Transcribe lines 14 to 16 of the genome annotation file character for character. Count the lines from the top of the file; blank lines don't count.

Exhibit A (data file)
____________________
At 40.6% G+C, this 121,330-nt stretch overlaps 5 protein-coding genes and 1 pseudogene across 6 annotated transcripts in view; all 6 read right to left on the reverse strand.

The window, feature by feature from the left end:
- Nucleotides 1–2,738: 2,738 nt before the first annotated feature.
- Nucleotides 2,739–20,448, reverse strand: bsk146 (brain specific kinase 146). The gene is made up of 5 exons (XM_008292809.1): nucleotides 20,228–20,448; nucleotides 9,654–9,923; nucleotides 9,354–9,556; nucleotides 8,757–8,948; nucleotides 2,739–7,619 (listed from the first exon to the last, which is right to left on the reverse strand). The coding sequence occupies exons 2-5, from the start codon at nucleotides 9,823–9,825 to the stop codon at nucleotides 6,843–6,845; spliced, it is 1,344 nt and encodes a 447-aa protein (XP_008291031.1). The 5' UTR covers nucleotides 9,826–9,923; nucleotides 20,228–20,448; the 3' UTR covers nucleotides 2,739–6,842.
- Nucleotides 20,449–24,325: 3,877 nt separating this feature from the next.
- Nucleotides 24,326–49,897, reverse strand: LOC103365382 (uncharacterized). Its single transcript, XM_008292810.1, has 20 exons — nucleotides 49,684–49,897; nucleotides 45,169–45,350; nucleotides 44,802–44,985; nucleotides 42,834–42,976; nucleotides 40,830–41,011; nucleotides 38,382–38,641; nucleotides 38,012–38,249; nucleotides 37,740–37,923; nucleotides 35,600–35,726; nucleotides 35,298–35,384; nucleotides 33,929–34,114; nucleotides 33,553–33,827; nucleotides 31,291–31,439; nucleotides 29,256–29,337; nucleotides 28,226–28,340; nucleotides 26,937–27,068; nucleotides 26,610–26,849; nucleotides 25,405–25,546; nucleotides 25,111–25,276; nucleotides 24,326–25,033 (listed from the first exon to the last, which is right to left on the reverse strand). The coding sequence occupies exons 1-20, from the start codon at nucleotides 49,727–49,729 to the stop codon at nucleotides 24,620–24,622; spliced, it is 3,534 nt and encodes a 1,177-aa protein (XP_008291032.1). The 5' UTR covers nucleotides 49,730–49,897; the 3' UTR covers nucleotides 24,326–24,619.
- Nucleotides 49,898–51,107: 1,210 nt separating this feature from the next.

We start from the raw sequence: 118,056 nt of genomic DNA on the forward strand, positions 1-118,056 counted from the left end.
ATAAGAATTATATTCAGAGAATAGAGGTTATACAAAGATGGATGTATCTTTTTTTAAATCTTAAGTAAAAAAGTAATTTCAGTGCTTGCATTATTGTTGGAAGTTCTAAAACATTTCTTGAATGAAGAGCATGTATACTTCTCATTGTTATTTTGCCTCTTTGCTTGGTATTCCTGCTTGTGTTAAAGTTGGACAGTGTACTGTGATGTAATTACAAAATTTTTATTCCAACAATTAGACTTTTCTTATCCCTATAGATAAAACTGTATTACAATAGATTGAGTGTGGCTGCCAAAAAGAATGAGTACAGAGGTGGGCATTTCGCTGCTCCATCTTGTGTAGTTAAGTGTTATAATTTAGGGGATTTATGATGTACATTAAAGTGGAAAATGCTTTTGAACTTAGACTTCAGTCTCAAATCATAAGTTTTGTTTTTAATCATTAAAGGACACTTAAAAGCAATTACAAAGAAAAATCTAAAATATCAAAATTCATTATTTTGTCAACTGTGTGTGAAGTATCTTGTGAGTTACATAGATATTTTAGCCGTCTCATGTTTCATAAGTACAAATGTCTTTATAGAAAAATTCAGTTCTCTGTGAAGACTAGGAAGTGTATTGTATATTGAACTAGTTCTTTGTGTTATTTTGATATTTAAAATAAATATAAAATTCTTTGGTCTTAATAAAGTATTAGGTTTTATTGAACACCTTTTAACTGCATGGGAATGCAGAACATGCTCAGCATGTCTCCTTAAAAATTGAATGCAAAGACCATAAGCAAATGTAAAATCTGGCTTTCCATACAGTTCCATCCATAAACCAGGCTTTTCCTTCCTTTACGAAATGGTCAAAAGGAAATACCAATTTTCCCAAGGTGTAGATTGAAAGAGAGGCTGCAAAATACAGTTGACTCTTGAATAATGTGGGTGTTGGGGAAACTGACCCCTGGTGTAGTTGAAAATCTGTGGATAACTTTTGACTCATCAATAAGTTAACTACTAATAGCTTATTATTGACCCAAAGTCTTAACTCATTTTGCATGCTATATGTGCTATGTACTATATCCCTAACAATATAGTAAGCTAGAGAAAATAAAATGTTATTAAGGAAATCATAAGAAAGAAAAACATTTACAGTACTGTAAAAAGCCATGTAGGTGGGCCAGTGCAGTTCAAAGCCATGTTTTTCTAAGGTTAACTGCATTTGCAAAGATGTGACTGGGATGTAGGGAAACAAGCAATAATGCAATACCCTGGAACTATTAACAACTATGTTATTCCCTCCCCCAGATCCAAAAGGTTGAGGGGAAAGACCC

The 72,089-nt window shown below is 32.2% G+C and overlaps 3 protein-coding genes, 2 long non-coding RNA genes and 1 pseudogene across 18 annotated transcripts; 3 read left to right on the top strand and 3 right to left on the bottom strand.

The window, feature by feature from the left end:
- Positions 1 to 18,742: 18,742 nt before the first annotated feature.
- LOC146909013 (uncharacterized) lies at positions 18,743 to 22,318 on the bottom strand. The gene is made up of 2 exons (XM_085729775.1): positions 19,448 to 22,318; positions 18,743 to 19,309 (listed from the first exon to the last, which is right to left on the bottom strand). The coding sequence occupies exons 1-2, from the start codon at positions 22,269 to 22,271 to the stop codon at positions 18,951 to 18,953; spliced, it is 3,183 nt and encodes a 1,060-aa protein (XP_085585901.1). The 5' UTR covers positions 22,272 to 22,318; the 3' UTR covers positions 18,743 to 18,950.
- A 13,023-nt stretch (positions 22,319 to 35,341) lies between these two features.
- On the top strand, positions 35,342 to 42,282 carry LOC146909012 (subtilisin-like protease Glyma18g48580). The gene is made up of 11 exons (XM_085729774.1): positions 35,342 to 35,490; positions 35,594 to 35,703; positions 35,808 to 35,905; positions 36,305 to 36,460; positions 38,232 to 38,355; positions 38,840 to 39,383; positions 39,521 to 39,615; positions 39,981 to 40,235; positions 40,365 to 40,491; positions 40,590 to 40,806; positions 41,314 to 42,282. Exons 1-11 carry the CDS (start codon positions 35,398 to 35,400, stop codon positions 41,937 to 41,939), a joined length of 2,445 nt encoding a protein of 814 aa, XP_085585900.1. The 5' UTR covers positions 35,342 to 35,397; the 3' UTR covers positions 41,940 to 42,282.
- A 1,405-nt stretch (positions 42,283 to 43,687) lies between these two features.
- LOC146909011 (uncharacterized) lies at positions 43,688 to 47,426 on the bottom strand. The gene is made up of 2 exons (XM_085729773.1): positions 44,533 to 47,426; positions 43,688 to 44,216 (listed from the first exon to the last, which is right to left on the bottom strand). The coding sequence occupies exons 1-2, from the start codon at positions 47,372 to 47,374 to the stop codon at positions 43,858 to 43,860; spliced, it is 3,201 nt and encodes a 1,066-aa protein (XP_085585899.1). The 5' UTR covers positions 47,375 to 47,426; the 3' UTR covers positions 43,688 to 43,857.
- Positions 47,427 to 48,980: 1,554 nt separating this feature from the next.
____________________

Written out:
- A 13,023-nt stretch (positions 22,319 to 35,341) lies between these two features.
- On the top strand, positions 35,342 to 42,282 carry LOC146909012 (subtilisin-like protease Glyma18g48580). The gene is made up of 11 exons (XM_085729774.1): positions 35,342 to 35,490; positions 35,594 to 35,703; positions 35,808 to 35,905; positions 36,305 to 36,460; positions 38,232 to 38,355; positions 38,840 to 39,383; positions 39,521 to 39,615; positions 39,981 to 40,235; positions 40,365 to 40,491; positions 40,590 to 40,806; positions 41,314 to 42,282. Exons 1-11 carry the CDS (start codon positions 35,398 to 35,400, stop codon positions 41,937 to 41,939), a joined length of 2,445 nt encoding a protein of 814 aa, XP_085585900.1. The 5' UTR covers positions 35,342 to 35,397; the 3' UTR covers positions 41,940 to 42,282.
- A 1,405-nt stretch (positions 42,283 to 43,687) lies between these two features.